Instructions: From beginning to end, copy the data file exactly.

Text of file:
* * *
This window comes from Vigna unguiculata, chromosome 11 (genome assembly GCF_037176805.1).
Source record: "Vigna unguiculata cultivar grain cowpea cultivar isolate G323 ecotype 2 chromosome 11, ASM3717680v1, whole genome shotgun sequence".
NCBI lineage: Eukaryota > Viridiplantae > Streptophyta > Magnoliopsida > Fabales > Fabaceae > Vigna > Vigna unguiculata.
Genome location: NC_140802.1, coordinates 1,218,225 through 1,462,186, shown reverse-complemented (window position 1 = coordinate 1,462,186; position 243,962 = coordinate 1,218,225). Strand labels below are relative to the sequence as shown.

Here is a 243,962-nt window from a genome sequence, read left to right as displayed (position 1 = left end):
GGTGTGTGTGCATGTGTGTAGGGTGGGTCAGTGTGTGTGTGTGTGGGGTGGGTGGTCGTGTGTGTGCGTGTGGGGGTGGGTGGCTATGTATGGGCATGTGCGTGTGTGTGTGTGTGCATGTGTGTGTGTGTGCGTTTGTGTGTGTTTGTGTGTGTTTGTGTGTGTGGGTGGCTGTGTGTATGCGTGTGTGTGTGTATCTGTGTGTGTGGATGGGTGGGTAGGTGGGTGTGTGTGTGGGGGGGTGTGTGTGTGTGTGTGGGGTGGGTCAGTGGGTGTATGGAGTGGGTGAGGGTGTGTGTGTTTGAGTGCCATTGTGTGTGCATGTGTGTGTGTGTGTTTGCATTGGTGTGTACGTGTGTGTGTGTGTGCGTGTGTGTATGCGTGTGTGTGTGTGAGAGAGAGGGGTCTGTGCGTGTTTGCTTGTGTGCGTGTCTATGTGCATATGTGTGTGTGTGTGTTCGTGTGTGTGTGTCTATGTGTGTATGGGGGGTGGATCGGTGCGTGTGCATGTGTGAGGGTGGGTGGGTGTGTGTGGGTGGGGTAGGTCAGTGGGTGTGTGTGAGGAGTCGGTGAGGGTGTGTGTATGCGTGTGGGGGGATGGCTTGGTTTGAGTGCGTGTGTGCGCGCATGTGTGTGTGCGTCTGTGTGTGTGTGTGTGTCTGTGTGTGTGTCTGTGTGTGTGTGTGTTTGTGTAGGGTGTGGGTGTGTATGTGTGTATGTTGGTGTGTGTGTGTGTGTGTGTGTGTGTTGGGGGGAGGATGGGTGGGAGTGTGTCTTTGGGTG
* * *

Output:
This window comes from Vigna unguiculata, chromosome 11 (genome assembly GCF_037176805.1).
Source record: "Vigna unguiculata cultivar grain cowpea cultivar isolate G323 ecotype 2 chromosome 11, ASM3717680v1, whole genome shotgun sequence".
NCBI lineage: Eukaryota > Viridiplantae > Streptophyta > Magnoliopsida > Fabales > Fabaceae > Vigna > Vigna unguiculata.
Genome location: NC_140802.1, coordinates 1,218,225 through 1,462,186, shown reverse-complemented (window position 1 = coordinate 1,462,186; position 243,962 = coordinate 1,218,225). Strand labels below are relative to the sequence as shown.

Here is a 243,962-nt window from a genome sequence, read left to right as displayed (position 1 = left end):
GGTGTGTGTGCATGTGTGTAGGGTGGGTCAGTGTGTGTGTGTGTGGGGTGGGTGGTCGTGTGTGTGCGTGTGGGGGTGGGTGGCTATGTATGGGCATGTGCGTGTGTGTGTGTGTGCATGTGTGTGTGTGTGCGTTTGTGTGTGTTTGTGTGTGTTTGTGTGTGTGGGTGGCTGTGTGTATGCGTGTGTGTGTGTATCTGTGTGTGTGGATGGGTGGGTAGGTGGGTGTGTGTGTGGGGGGGTGTGTGTGTGTGTGTGGGGTGGGTCAGTGGGTGTATGGAGTGGGTGAGGGTGTGTGTGTTTGAGTGCCATTGTGTGTGCATGTGTGTGTGTGTGTTTGCATTGGTGTGTACGTGTGTGTGTGTGTGCGTGTGTGTATGCGTGTGTGTGTGTGAGAGAGAGGGGTCTGTGCGTGTTTGCTTGTGTGCGTGTCTATGTGCATATGTGTGTGTGTGTGTTCGTGTGTGTGTGTCTATGTGTGTATGGGGGGTGGATCGGTGCGTGTGCATGTGTGAGGGTGGGTGGGTGTGTGTGGGTGGGGTAGGTCAGTGGGTGTGTGTGAGGAGTCGGTGAGGGTGTGTGTATGCGTGTGGGGGGATGGCTTGGTTTGAGTGCGTGTGTGCGCGCATGTGTGTGTGCGTCTGTGTGTGTGTGTGTGTCTGTGTGTGTGTCTGTGTGTGTGTGTGTTTGTGTAGGGTGTGGGTGTGTATGTGTGTATGTTGGTGTGTGTGTGTGTGTGTGTGTGTGTTGGGGGGAGGATGGGTGGGAGTGTGTCTTTGGGTG